You may need to cut Shohei Ohtani from your fantasy baseball team

If you have ever been to a horse race, you know there’s nothing more exciting than listening to the announcer tell you they’re coming down the home stretch. The grandstand is filled with excitement and the anticipation is at its peak. The crowd noise crescendos as the horses cross the finish line, and there’s a cathartic release of emotion as the cheers of excitement and groans of agony fill the air. If only that were the case for the final leg of your fantasy baseball season.

The two weeks remaining in your fantasy baseball season can be the most agonizing and, depending on your place in the standings, feel like an eternity. Every at-bat, every pitch, every inning that goes by becomes this harrowing, nail-biting moment. Did I move up in batting average? If this guy nails down the save, do I gain an extra half-point? Did that strikeout just win me my head-to-head playoff matchup?

But what makes it all the more agonizing is watching players who performed well for you all season, but have now come crashing back down to Earth at the absolute worst time. There was scuttlebutt the Angels were going to shut down Shohei Ohtani from pitching, which would qualify as a letdown if it happens. Though he then threw a bullpen session Friday ahead of an expected start Sunday.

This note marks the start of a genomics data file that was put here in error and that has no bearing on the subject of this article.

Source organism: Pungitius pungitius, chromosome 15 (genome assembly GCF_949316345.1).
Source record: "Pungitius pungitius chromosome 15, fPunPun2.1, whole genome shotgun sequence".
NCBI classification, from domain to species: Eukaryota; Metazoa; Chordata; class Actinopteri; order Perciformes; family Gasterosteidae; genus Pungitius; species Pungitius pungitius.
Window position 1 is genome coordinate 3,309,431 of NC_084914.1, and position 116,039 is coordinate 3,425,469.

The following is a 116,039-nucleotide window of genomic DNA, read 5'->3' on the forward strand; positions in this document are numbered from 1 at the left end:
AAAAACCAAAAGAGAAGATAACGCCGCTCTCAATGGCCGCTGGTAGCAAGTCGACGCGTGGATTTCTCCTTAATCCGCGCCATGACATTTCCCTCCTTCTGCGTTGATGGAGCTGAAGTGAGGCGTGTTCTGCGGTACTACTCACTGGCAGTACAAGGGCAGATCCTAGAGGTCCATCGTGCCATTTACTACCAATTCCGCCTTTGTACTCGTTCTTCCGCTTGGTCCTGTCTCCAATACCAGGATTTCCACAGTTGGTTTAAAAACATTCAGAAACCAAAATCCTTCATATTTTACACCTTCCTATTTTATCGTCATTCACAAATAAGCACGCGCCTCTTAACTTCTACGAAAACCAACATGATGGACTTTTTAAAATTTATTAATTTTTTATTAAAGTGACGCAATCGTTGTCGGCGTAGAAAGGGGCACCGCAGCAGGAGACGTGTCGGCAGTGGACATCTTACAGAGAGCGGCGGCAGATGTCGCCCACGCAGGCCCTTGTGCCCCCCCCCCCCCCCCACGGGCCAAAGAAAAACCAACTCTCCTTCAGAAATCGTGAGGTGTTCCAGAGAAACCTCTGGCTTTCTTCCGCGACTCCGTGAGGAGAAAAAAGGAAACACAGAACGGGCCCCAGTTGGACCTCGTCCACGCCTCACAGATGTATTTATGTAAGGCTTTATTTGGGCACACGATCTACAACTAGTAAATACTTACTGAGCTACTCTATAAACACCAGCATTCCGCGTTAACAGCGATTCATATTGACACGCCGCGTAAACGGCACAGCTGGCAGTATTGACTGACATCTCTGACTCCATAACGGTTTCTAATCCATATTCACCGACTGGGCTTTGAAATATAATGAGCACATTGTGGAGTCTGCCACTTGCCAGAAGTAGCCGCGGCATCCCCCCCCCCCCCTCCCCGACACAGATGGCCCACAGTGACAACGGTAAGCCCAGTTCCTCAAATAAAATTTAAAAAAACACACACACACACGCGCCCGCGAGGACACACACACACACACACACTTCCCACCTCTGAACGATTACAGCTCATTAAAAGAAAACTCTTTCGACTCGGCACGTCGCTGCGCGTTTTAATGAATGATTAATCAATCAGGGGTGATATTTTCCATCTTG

His overall numbers aren’t gaudy (nine wins, 3.32 ERA, 1.12 WHIP, 136 Ks), but you might end up needing to replace him with someone who won’t crush your ratios down the stretch. If it begins to hedge back toward the shutdown direction, it is especially worrisome since his bat has also disappeared in the final month.

At the same time, exhaustion is clearly setting in on the game’s only two-way player. At the end of July, Ohtani was batting .278 with 37 home runs and 72 RBIs. Over the past month and a half, he has hit just .125 with seven homers and just 12 RBIs. It is unclear as to whether removing him from his pitching duties will spark him for the final two weeks, but if not, you may have to give him the boot.

There are other potential tough cuts you may need to make as the season winds down. Rafael Devers has been terrible since the calendar flipped to August and Jose Abreu has all but vanished in September. The ability to make tough cuts toward the end of the season is what makes for a good fantasy manager. No one goes into the year saying they can’t wait for Frank Schwindel and Nicky Lopez to win them a title, but that is exactly what it takes to bring home that championship.

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